IFS= read -rd '' newest < <(
  find subfolder/ -maxdepth 1 -type f -printf '%T@\t%p\0' |
    LC_ALL=C sort -rzn |
    cut -zf2- |
    xargs -r0 grep --null -le blue_wizards --
)

to get all of them (newest first) into an array:

zsh + GNU grep:

files=(${(0)"$(grep --null -le blue_wizards -- subfolder/*(D.om))"})
print -r newest: $files[1]

bash 4.4+ + GNU find + GNU sort + GNU cut + GNU xargs + GNU grep:

readarray -td '' files < <(
  find subfolder/ -maxdepth 1 -type f -printf '%T@\t%p\0' |
    LC_ALL=C sort -rzn |
    cut -zf2- |
    xargs -r0 grep --null -le blue_wizards --
)
printf '%s\n' "newest: ${files[0]}"

If you wanted to do that POSIXly, that is only using standard sh and utility syntax (so without all the GNU or zsh extensions), it would be impossible to do it without making some assumptions on what byte values the file names may contain. If you can guarantee the file names don't contain newline characters and are reasonably short, you should be able to do:

dir=subfolder
file=$(
  export LC_ALL=C
  CDPATH= cd -P -- "$dir" &&
    ls -At |
      sed 's/"/"\\""/g; s/.*/"&"/; s|^|./|' |
      xargs -E '' sh -c '
        [ "$#" -eq 0 ] || 
          find "$@" -type f -exec grep -l blue_wizards {} +' sh |
      head -n 1
)
[ -n "$file" ] && newest="$dir/$file"

If you can make even more assumptions like the file names also only contain alnums, ., - characters from the portable character set, don't start with -, are all regular files, $CDPATH is not set, $dir doesn't contain .. components, doesn't start with - nor +:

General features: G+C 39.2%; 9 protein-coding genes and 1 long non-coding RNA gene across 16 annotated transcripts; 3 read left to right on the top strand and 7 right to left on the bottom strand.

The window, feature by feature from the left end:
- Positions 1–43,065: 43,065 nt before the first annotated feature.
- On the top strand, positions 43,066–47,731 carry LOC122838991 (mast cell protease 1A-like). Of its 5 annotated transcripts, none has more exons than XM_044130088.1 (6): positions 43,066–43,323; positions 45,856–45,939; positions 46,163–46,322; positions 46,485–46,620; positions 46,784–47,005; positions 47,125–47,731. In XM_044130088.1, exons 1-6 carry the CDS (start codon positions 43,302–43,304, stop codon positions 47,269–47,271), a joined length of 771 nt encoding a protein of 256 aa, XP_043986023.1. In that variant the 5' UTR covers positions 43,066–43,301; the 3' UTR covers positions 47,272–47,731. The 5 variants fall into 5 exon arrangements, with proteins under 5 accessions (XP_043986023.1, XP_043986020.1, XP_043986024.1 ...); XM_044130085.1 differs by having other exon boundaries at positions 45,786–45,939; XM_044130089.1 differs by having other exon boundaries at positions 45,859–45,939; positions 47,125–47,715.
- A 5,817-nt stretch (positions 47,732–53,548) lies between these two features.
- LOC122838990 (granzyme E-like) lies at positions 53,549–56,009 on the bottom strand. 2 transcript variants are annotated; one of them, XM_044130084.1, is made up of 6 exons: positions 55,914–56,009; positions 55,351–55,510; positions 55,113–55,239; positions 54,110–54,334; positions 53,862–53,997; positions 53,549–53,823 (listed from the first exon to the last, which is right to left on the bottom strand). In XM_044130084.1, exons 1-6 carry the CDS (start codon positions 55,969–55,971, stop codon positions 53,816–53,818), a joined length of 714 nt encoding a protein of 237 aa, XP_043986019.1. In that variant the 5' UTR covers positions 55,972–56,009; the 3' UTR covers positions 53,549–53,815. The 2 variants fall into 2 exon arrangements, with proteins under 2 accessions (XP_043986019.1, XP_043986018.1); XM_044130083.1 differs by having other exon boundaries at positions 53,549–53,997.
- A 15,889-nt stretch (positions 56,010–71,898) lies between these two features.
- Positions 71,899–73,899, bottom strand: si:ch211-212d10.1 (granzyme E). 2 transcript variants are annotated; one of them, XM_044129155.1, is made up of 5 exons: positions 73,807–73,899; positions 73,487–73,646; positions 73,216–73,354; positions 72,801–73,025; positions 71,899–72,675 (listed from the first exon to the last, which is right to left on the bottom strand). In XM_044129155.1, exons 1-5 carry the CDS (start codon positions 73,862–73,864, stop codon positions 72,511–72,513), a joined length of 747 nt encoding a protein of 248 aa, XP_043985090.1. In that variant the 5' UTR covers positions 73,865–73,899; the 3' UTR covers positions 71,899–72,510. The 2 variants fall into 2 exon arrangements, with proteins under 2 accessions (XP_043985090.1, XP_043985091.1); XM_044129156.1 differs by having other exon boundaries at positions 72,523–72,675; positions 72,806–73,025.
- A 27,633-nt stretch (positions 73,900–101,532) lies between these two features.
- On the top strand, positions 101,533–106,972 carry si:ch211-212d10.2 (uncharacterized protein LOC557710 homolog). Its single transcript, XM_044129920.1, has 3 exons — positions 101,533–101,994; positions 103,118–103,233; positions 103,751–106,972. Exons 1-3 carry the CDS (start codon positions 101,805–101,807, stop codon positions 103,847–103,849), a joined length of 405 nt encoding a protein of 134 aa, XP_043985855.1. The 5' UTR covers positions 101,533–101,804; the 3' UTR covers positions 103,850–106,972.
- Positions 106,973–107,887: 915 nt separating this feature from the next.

dir=subfolder
file=$(
  cd "$dir" &&
    ls -At |
      xargs grep -l blue_wizards |
      head -n 1
)
[ -n "$file" ] && newest="$dir/$file"
0
2

Simplest may be to combine both find commands like so:

find subfolder/ -maxdepth 1 -type f \
    -exec grep -q 'blue_wizards' {} \; \
    -printf "%T+ %p\n" | sort

The thing here is that -exec ; can be used as a condition, it's truthy or falsy based on the exit status of the command. Also grep -q to just get the exit status, and no output.

That requires spawning a copy of grep for each file, so it's not exactly optimal in that. -exec {} + doesn't work the same way: you couldn't get exit statuses for the individual files that way, so it always evaluates as truthy. Also, with -printf "%T+ %p\n" you'll have issues if any filenames contain newlines.

5
  • 1
    See also the issue with using %T+ in my answer. Jul 26 at 15:58
  • Thanks, I tried to combine them, but I must have been doing something wrong. I went with find module_root/ -maxdepth 1 -type f -exec grep -q '#%Module' {} \; -printf "%T@ %p\n" | sort -r | head -n1 | cut -d' ' -f2
    – Moberg
    Jul 27 at 12:10
  • @Moberg, mm. I don't have your exact files of course, but I can't see immediately what would be wrong with that. It works for some test files I just made. Run it in smaller pieces, see if the find produces the right output, or even sees the right files etc.
    – ilkkachu
    Jul 27 at 12:16
  • AH sorry, it works great, thanks. What I mean was that my initial try that made me write the question didn't work. Now it works! :)
    – Moberg
    Jul 27 at 13:31
  • @Moberg, ah, ok!
    – ilkkachu
    Jul 27 at 13:31